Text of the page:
Govt to pursue reforms in higher education
Kapil Sibal has already held discussions with MPs both from the Congress and its allies in the run up to the Session for smooth passage of the bills.
New Delhi: The Government is expected to vigorously push its reforms agenda in higher education sector during the Winter Session of Parliament as a host of proposed legislations are listed for consideration.
HRD Minister Kapil Sibal has already held discussions with MPs both from the Congress and its allies in the run up to the Session for smooth passage of the bills.
One of the key bills listed for consideration is the Educational Tribunals Bill, 2010.
The bill was deferred in the Monsoon session last year after Sibal`s party colleague Keshav Rao wanted him to honour parliamentary committee recommendations.
The Ministry faced embarrassment in the Monsoon session this year too over the non-passage of certain legislations like the NIT Bill and the IIIT D&M Kancheepuram Bill, with Sibal blaming the opposition for stalling their passage.
"It would be crucial that this time some of the bills, the non-passage of which has slowed the reforms process, is smoothly passed to give a kick-start to the whole exercise," said a senior HRD Ministry official.
The Institute of Technology (Amendment) Bill, 2011 also holds significance as its passage would pave the way for award of degrees to students of IISER.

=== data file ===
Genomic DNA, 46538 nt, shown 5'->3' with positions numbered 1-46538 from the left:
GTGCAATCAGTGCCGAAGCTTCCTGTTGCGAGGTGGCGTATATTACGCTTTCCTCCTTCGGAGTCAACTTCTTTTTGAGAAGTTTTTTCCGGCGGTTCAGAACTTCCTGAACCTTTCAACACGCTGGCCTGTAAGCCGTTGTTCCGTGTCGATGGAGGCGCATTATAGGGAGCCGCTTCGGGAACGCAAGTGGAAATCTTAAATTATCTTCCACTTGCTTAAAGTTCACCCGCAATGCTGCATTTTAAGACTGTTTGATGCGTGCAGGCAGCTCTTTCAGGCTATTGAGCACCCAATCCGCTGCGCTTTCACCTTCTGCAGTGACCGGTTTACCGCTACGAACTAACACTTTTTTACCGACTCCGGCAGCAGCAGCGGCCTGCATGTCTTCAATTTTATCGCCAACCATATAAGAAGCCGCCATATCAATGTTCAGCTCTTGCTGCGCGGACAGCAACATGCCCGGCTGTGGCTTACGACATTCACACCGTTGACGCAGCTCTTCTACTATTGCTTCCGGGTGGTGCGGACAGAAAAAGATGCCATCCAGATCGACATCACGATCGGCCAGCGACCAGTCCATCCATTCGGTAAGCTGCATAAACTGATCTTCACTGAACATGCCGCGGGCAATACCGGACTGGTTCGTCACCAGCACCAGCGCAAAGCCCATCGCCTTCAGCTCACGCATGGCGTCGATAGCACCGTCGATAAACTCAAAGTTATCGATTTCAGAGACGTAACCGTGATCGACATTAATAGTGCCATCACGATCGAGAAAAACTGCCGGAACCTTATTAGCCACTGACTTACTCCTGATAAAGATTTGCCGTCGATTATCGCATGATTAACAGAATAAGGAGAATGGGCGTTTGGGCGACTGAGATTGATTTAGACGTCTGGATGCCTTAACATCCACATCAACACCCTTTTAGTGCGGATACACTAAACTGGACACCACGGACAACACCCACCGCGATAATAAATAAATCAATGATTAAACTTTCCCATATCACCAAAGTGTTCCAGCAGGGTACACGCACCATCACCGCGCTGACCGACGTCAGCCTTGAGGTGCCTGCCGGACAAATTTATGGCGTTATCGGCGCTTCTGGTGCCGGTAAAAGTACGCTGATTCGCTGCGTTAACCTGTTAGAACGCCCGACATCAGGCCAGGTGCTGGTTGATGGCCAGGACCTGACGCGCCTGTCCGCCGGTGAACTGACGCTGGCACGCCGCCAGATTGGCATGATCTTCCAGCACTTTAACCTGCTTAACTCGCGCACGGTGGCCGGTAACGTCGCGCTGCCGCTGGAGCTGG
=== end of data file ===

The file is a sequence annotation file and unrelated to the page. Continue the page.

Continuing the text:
Other bills listed for consideration are the Central Educational Institutions Amendment Bill and the Institute of Technology (Amendment) Bill to bring the eight new IITs within the ambit of the Institute of Technology Act.
The Architects (Amendment) Bill, 2010, the Copyright (Amendment) Bill, 2010 and the Right of Children to Free and Compulsory Education (Amendment) Bill, 2010 are also listed for consideration.
The focus though is expected to be on the Educational Tribunals Bill which seeks to provide for establishment of educational tribunals for effective and expeditious
adjudication of disputes involving teachers and other stakeholders.
It also seeks to adjudicate penalties for indulging in unfair practices in higher education.
According to the senior official in the HRD Ministry, the passage of the Tribunal Bill is crucial as several other key legislations such as the unfair practices bill and National Academic Depository Bill are "intertwined" with each other.
The other crucial legislation is the Right of Children to Free and Compulsory Education (Amendment) Bill, 2010. It relates to specific inclusion of child with disability in the definition regarding child belonging to disadvantaged group
and enlarge the scope of disabilities.
It also seeks to amend provisions regarding school management committees in respect of `aided minority schools`.